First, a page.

The Life-Changing Magic of Tidying Up: The Japanese Art of Decluttering and Organizing by Marie Kondō
Given that much of the KonMari method has already entered the public consciousness, I was pleasantly surprised by how much I enjoyed reading this book. Although I had expected it to serve as a how-to or even self-help book, I found a lot of value in taking it as a philosophical text. Kondō makes insightful points on materialism and presents a novel (to me) perspective on the purpose of tidying/maintaining tidiness. It can be tempting to view some of the practices she advocates, like asking whether or not things spark joy or thanking your belongings, as silly—hence the memes—but taking them in the overall context of the book reveals a fresh philosophy on how we can relate to our environment.
What is the purpose of tidiness? And of the objects that we surround ourselves with? In 1927, Le Corbusier answered, “A house is a machine for living in.” Even before I first heard this quote, I had already subscribed to a similar philosophy: the environment should be designed/organized to serve you, implying a service relationship between a person and their objects.
The Life-Changing Magic of Tidying Up not only re-imagines the potential of that relationship (“The question of what you want to own is actually the question of how you want to live your life.”) but also establishes a convincing strategy for actually changing your life through revisiting the nature of this relationship. First of all, by going through the process of determining which of your objects spark joy, you train the muscle of actually discerning how you feel about things in general. The former allows you to create an environment filled with joy, while the latter gives you a new lens through which to view your career/relationships/etc. And secondly, by going through this process, our objects regain a sense of preciousness, which I think is really important in our Amazon Prime, fast fashion society. (Side note: this kind of reflection was one of the reasons I also found Princeton’s spring 2019 musical, We Were Everywhere, so thought-provoking and moving.)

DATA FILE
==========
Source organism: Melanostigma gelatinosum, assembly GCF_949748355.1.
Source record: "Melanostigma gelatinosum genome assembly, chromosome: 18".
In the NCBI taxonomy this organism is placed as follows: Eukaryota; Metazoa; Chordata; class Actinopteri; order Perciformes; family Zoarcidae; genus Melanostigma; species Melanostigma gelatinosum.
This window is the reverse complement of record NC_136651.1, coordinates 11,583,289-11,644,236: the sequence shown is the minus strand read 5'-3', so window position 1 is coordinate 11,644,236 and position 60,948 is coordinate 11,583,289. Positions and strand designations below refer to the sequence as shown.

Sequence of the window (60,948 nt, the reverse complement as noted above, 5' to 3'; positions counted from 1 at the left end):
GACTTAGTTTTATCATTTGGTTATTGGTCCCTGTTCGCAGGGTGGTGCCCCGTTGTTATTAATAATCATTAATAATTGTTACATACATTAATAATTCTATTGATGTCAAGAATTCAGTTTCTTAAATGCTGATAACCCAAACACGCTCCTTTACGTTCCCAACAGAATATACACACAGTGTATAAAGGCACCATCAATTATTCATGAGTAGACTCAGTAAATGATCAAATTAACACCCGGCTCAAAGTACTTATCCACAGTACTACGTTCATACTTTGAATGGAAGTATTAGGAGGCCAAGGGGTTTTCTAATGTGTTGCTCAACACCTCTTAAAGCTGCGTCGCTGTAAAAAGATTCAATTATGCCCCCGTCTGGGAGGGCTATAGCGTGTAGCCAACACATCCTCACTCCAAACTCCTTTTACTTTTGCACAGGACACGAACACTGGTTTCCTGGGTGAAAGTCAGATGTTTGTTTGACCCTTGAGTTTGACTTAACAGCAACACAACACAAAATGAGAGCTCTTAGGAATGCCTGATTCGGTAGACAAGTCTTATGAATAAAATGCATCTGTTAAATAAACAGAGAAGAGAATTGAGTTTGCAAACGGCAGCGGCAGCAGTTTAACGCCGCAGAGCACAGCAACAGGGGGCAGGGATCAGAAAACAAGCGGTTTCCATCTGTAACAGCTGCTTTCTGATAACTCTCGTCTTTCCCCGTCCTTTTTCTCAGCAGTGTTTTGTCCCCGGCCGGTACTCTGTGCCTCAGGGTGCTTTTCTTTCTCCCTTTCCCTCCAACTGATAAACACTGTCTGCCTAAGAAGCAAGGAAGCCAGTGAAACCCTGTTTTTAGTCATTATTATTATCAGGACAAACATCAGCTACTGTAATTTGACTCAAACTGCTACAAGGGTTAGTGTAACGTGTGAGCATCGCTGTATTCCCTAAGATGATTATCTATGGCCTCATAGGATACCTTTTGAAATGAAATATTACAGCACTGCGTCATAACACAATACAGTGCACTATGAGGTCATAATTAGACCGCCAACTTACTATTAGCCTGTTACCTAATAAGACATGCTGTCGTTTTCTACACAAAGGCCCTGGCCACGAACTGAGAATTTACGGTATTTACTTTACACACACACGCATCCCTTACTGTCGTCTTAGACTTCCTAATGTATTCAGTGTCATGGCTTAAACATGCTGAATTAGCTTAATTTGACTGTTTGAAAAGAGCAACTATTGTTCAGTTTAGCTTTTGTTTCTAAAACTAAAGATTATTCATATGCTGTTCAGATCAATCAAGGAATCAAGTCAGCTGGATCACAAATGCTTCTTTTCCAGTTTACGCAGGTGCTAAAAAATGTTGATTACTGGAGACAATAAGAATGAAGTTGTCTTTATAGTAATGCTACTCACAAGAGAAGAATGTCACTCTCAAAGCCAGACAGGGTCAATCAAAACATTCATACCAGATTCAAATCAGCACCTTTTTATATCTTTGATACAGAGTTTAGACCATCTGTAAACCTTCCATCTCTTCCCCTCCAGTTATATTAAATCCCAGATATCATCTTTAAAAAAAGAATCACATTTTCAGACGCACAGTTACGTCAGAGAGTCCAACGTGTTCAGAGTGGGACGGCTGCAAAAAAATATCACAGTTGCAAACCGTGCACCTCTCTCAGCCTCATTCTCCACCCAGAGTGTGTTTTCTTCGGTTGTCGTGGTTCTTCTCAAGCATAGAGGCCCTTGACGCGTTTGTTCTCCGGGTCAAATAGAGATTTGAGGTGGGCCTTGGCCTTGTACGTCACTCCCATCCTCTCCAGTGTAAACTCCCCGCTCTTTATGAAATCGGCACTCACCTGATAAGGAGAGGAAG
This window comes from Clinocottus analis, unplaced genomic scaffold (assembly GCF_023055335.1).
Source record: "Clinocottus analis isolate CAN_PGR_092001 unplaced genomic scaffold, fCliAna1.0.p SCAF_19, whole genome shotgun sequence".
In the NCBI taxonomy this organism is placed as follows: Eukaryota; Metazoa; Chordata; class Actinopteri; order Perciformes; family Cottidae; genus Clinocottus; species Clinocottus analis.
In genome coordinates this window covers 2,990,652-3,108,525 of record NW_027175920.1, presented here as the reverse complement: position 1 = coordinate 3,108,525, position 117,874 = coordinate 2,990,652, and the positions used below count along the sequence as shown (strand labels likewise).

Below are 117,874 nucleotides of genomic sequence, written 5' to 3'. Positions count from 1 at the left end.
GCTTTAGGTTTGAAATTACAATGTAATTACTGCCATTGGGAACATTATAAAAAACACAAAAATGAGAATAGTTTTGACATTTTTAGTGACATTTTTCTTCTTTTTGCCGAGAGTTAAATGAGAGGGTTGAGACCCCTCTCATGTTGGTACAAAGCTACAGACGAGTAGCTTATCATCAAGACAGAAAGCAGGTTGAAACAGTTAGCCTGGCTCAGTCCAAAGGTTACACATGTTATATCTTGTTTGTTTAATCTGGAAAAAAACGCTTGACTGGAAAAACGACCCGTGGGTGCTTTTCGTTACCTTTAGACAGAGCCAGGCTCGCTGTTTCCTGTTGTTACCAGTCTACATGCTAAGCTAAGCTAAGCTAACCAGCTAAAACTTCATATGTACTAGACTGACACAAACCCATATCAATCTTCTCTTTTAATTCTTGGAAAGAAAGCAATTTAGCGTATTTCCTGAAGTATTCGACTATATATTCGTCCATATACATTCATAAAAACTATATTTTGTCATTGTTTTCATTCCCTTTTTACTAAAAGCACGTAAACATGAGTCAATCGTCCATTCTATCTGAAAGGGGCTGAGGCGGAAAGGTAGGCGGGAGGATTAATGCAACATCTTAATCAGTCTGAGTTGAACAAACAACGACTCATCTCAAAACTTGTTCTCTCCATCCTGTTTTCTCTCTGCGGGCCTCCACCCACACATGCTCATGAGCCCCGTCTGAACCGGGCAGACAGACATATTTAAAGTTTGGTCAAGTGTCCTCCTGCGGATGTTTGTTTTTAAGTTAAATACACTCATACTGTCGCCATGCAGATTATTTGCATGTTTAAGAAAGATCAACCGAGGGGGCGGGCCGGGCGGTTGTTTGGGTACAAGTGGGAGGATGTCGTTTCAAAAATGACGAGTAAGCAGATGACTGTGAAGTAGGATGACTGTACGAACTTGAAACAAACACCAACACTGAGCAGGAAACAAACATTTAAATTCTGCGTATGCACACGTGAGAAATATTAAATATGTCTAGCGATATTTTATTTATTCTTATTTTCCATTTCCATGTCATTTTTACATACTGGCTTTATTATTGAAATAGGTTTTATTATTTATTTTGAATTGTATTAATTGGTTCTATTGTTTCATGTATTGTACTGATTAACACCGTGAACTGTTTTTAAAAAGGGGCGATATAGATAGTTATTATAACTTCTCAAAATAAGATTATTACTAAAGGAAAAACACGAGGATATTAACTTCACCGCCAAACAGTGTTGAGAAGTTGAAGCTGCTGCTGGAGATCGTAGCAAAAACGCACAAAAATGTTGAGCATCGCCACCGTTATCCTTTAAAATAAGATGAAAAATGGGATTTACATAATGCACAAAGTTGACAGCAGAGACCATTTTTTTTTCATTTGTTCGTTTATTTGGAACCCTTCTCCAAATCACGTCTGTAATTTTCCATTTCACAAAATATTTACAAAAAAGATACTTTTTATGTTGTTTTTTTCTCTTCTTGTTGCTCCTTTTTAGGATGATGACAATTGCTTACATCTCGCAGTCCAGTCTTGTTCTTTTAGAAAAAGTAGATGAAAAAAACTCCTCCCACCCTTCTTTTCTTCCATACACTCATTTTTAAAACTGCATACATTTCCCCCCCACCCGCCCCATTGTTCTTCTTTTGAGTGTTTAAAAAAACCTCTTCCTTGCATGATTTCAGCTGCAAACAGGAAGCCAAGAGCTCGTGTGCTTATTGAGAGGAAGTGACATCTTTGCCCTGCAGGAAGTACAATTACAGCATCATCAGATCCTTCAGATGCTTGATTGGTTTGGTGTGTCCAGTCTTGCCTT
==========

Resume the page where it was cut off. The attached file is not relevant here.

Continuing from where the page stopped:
Although I didn’t actually do a full KonMari Method declutter, the ideas underlying the method have stuck with me and are very much informing how I’m approaching e.g., decorating my new apartment. Overall, I really appreciated how this book caused me to reflect on the way my internal state affects and is affected by my external environment, and I highly recommend this book to folks interested in organization (and thinking about organization), as well as anyone looking to make a change in their life.